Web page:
by Mitch Kokai
Senior Political Analyst, John Locke Foundation
David French of National Review Online questions the argument that diversity leads to strength in American society.
The diversity that’s the alleged “strength” of higher education all too often manifests itself as a community where people of every race, religion, and gender all think alike on the core political and cultural questions that matter most on campus. A community that allegedly celebrates diversity relentlessly enforces ideological uniformity.
The same problem manifests itself in corporate America. The free-speech challenges that Tucker rightly decries in big tech often mirror the intolerance of the American academy. Silicon Valley employers will spend tens of millions of dollars attempting to create a workforce that “looks like America” yet at the same time foster a workplace culture that makes, for example, Christian conservative employees believe there is a real risk in speaking freely at the workplace — a risk their more secular and progressive colleagues don’t share. …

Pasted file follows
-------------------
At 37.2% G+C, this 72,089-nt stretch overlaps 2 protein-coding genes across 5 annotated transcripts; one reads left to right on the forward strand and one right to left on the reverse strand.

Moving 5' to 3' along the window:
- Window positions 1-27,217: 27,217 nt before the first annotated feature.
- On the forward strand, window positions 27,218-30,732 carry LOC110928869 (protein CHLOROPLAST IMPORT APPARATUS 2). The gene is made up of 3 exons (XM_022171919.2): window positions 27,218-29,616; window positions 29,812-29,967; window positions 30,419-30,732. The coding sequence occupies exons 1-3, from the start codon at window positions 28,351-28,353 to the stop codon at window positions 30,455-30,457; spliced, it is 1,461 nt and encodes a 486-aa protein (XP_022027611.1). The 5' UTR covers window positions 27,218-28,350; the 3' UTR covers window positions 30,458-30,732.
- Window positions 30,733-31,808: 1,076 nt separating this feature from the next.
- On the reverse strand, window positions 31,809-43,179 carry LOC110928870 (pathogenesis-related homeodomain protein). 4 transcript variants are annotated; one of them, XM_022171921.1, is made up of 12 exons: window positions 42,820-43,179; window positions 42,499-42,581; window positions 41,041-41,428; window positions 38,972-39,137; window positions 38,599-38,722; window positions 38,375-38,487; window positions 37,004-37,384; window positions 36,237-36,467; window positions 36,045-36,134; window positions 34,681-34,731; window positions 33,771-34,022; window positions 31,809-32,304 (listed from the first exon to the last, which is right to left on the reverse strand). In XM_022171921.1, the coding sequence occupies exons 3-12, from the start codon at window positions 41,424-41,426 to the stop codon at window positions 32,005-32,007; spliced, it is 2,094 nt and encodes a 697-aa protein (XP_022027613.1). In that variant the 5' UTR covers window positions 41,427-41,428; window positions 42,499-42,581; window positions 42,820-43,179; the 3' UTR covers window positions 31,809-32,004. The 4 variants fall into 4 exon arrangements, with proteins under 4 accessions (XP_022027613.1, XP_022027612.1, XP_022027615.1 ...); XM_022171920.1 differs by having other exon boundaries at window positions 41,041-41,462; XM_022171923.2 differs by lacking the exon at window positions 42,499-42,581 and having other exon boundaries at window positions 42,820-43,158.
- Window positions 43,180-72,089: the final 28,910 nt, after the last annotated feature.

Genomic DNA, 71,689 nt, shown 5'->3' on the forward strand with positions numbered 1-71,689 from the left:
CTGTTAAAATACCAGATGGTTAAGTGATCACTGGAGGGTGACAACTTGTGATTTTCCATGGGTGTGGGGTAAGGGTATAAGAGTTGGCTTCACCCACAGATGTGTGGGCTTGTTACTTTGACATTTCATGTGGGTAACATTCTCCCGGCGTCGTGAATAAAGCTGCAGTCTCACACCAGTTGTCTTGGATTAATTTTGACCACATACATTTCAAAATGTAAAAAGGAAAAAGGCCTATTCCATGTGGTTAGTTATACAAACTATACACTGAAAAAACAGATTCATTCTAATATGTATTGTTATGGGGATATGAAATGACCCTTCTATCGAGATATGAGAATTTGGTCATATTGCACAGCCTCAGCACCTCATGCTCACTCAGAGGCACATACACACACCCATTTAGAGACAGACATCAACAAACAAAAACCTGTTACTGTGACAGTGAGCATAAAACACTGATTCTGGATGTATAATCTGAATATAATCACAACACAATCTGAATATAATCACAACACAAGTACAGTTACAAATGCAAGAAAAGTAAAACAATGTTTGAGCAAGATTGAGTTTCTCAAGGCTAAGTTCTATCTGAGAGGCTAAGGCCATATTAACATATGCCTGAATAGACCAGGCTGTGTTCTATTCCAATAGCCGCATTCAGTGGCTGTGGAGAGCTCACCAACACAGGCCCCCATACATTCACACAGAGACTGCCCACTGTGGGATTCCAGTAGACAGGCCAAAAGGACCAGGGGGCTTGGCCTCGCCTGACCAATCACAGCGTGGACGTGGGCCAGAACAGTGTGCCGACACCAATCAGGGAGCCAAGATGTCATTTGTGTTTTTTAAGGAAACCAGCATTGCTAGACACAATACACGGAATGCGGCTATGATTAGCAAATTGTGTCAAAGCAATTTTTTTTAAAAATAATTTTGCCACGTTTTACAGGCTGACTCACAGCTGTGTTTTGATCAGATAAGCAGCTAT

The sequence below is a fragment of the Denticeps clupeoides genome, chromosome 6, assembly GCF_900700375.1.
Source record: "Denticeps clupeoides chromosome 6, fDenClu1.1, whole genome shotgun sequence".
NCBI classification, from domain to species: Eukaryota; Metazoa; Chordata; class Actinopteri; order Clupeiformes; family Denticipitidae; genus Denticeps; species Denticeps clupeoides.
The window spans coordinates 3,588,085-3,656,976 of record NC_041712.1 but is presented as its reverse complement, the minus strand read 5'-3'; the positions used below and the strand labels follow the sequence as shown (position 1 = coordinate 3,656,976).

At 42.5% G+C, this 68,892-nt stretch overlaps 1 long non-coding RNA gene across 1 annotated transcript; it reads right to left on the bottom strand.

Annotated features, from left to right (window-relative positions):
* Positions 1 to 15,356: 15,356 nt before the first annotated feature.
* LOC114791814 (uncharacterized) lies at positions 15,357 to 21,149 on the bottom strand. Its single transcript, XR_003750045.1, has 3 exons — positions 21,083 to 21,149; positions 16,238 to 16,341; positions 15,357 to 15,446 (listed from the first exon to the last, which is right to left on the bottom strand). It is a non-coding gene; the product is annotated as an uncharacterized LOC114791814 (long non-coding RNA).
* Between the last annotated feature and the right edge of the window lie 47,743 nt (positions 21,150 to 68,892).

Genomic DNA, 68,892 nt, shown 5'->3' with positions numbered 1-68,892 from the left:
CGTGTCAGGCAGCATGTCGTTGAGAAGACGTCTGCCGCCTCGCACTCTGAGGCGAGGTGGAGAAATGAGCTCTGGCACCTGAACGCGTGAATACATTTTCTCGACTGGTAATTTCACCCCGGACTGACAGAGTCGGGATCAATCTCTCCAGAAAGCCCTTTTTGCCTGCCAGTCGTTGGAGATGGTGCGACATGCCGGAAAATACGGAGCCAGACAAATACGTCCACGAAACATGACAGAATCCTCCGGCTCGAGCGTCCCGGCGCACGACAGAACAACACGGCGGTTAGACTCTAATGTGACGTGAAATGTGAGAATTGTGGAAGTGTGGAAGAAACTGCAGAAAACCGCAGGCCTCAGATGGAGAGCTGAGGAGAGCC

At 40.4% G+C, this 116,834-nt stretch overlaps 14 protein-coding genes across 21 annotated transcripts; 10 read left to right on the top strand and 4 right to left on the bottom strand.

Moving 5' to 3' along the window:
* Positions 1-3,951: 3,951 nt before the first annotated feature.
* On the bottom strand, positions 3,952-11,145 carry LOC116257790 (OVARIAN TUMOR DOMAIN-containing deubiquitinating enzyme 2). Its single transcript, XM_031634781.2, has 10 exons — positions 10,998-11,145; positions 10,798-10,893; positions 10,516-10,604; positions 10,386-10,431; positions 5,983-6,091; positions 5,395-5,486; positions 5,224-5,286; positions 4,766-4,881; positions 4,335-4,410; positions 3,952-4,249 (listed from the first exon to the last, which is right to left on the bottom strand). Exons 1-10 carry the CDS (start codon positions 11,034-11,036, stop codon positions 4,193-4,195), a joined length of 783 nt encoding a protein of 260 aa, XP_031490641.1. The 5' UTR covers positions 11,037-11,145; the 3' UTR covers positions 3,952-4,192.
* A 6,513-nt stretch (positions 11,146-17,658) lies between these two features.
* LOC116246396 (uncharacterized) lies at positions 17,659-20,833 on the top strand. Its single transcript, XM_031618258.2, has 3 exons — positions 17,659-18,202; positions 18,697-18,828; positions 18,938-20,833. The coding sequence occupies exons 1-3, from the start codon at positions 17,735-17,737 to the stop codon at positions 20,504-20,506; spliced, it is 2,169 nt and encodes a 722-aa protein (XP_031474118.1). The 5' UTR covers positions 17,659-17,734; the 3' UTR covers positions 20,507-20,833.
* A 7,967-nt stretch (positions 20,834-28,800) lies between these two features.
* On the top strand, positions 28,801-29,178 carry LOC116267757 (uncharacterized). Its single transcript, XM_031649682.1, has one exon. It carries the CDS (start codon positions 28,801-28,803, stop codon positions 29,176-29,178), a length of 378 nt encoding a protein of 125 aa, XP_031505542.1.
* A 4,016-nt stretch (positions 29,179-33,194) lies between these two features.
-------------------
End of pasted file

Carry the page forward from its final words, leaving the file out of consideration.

… In their own ways, American universities, progressive corporations, and the U.S. military have created functioning, diverse communities that depend on a core commonality. And if you share that common purpose, then diversity is an immense blessing. Among other things, it enhances your numbers, it increases the breadth of experience, and it fosters cultural adaptability. …
… But here’s the problem. When conservative Americans hear progressive Americans say, “diversity is our strength,” they filter those words through the prism of progressive communities, where “diversity” often either excludes conservatism or is barely tolerant of its existence.